Friday, February 10, 2012

The Afternoon Drill: February 10, 2012

Dr Cole

Good afternoon!

On to today's dentistry and health headlines:

FDA probes illegal sale of handheld dental x-ray units

The U.S Food and Drug Administration (FDA) is warning dental and veterinary professionals not to purchase or use certain potentially unsafe handheld dental x-ray units that are sold online by manufacturers outside the U.S. and directly shipped to U.S. customers.

The FDA is concerned that these devices may not be safe or effective and could expose users and patients to unnecessary and potentially harmful x-rays. The units have not been reviewed by the FDA and do not meet FDA radiation safety requirements, the agency noted in a press release issued February 10.

The Washington State Department of Health alerted the FDA after tests on a device purchased online revealed it did not comply with x-ray performance standards.

As a result, the FDA is investigating the extent of the problem and is notifying state regulatory authorities, dental professional organizations, and other health organizations about the safety risks. To date, no adverse events have been reported.

A handheld dental x-ray unit is a small, portable device that is intended for dental x-ray examinations. Use of these devices requires a prescription from a licensed practitioner, the FDA noted.

All units that have been cleared by the FDA bear a permanent certification label/tag, a warning label, and an identification (ID) label/tag on the unit.

The certification label should state "This product complies with 21 CFR 1020.30 - 1020.31," "This product complies with 21 CFR Subchapter J," or other similar language.

'Meth mouth' being seen more by local dentists

Oswego County has been the location of several meth lab busts, including a mobile lab seized in parking lot of Lowe’s Plaza, meth lab found in a Town of Williamstown, and two accused of making meth in Mexico.

Another sign of the growing meth problem in Oswego County is being noticed by local dentists.

General Dentistry's, Dr. Robert Schaefer, told News Channel 9 that he’s seeing more and more cases of a condition known as "meth mouth."

Schaefer said, “The cavities that occur with the use of methamphetamine usually develop on the front surfaces of the teeth. The decay from methamphetamine is very, very obvious. It's very different from other types of oral conditions.”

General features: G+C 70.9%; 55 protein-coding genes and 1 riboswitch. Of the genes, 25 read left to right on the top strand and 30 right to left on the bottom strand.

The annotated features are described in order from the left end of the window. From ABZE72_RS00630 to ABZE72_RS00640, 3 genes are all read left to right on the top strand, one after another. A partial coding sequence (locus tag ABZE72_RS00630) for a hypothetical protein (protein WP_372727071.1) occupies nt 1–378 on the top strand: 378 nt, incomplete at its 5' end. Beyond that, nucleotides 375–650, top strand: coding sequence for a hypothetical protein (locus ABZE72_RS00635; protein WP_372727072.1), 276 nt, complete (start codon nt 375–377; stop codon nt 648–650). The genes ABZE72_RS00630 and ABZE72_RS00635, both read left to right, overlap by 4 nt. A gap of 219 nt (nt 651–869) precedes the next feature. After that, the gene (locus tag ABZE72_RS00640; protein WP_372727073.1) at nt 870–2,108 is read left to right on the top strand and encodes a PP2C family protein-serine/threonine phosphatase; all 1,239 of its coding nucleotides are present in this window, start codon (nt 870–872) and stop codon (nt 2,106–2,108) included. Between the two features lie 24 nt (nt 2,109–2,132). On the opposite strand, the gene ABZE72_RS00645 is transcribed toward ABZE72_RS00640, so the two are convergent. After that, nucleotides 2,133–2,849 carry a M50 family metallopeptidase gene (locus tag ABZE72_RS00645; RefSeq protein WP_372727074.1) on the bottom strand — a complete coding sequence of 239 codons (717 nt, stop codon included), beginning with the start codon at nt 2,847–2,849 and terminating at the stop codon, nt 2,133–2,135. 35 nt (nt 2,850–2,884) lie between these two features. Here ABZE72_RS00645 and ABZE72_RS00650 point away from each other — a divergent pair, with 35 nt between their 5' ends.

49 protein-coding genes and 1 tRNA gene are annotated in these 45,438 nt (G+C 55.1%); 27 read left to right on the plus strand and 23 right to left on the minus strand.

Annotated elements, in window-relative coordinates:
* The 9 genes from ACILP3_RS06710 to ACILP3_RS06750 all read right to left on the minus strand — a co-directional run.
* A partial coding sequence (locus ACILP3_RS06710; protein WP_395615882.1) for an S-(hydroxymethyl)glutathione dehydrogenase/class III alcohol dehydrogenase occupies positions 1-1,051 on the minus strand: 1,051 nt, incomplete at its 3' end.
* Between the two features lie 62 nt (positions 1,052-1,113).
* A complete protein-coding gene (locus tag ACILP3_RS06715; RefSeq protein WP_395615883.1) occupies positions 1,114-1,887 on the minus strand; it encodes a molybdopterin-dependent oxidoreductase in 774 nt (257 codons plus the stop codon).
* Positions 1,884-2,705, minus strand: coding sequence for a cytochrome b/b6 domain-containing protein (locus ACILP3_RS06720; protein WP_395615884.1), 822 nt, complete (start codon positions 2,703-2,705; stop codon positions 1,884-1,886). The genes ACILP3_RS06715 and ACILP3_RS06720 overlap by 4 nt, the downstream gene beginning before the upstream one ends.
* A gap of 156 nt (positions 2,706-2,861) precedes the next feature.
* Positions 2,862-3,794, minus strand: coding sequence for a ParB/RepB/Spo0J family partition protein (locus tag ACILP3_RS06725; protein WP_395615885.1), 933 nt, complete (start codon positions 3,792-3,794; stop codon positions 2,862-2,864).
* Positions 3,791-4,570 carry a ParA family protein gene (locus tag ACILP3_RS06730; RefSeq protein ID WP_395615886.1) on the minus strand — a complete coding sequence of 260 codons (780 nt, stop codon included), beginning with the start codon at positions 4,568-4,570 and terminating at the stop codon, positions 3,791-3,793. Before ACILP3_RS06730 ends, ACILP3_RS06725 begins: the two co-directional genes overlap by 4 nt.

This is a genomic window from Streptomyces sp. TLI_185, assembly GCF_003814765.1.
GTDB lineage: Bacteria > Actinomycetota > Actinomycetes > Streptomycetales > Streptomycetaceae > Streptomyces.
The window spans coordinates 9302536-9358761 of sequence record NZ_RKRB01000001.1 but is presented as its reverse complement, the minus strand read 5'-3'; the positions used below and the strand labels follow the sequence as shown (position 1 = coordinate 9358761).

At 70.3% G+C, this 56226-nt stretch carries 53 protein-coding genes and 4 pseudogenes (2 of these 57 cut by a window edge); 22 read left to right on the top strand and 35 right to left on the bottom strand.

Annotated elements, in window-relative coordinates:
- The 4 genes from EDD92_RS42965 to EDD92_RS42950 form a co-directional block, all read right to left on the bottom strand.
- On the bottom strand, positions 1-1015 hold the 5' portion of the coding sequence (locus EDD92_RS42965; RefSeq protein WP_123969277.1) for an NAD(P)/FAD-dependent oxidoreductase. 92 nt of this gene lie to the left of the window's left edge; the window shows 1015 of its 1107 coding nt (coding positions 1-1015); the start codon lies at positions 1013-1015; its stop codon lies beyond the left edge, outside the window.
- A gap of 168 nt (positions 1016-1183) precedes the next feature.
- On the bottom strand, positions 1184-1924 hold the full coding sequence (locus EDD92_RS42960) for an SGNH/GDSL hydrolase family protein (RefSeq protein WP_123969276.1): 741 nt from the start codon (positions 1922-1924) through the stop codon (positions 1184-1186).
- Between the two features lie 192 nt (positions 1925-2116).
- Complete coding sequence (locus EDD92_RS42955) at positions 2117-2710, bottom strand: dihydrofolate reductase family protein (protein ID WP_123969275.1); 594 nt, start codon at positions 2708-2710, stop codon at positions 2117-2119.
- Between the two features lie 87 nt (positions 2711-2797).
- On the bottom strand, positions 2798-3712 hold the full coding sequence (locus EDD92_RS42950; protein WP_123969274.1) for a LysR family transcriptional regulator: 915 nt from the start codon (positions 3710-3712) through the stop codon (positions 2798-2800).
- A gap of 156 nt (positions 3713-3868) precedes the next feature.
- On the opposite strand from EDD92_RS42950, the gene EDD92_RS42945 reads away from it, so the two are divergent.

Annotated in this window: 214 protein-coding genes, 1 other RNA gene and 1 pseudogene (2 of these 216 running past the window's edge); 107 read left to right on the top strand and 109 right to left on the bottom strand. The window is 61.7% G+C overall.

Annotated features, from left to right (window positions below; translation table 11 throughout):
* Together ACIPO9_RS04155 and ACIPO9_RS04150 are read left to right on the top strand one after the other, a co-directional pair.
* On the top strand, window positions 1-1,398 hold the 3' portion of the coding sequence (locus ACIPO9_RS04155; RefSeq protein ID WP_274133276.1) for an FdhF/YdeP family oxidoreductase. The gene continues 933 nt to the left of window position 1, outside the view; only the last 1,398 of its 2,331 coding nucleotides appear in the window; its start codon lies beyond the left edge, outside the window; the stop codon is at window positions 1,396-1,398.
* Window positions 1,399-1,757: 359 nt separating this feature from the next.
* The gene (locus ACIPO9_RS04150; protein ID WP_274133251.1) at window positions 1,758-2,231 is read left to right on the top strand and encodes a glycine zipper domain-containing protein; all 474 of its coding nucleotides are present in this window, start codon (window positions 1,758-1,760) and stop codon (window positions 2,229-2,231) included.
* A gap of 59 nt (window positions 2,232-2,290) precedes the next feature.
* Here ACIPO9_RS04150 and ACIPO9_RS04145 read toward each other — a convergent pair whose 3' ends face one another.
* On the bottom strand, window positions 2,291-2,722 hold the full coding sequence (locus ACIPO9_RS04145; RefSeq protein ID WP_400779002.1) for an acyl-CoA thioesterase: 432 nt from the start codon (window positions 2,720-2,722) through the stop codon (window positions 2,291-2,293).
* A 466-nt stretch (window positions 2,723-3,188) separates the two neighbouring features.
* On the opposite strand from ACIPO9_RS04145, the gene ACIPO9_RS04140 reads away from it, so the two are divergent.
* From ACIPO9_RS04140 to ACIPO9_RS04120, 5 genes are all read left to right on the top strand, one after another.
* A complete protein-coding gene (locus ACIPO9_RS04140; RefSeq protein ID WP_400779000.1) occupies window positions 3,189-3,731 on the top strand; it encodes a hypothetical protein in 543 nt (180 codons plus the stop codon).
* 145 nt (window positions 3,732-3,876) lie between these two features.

The American Dental Association's website says that dental health care professionals should be aware that methamphetamine use is widespread in the U.S. because it's cheap, easy to make and the high lasts much longer than crack cocaine. Meth is a potent central nervous system stimulant that can cause shortness of breath, hyperthermia, nausea, vomiting, diarrhea, irregular heart beat, high blood pressure, permanent brain damage and rampant tooth decay. Users describe their teeth as "blackened, stained, rotting, crumbling or falling apart." Teeth often cannot be salvaged and must be extracted.
New Attack on Alzheimer's: Cancer Drug Reverses Disease's Symptoms in Mice; Human Tests to Start Soon

A cancer drug quickly and dramatically improved brain function and social ability and restored the sense of smell in mice bred with a form of Alzheimer's disease, suggesting a new way to tackle the illness in people.

Alzheimer's is associated with the accumulation of protein fragments called amyloid-beta in the brain. The new research found that an existing skin-cancer drug called bexarotene cleared the protein in the brains of stricken mice within days. The study was published Thursday in the journal Science.

Because bexarotene is known to be safe for treating skin cancer, "it might be worth trying in Alzheimer's patients as well," said Rada Koldamova, a neuroscientist who works on Alzheimer's at the University of Pittsburgh and wasn't involved in the study. However, she added, the drug's effectiveness against the brain malady would first have to be established in human trials. Test results in mice often don't pan out in humans.

Everyone's brain produces amyloid-beta protein, but while a healthy brain can efficiently remove the protein fragments, the brain of a person with Alzheimer's can't. The resulting buildup is believed to result in impaired learning and memory functions.

The disease is a growing problem, especially in aging societies, but no effective treatment has been found. The drugs used today work just for a short time and only relieve symptoms, instead of halting the disease. Over the years, drugs in about a half-dozen late-stage human trials have failed to make the cut.

Enjoy your afternoon!

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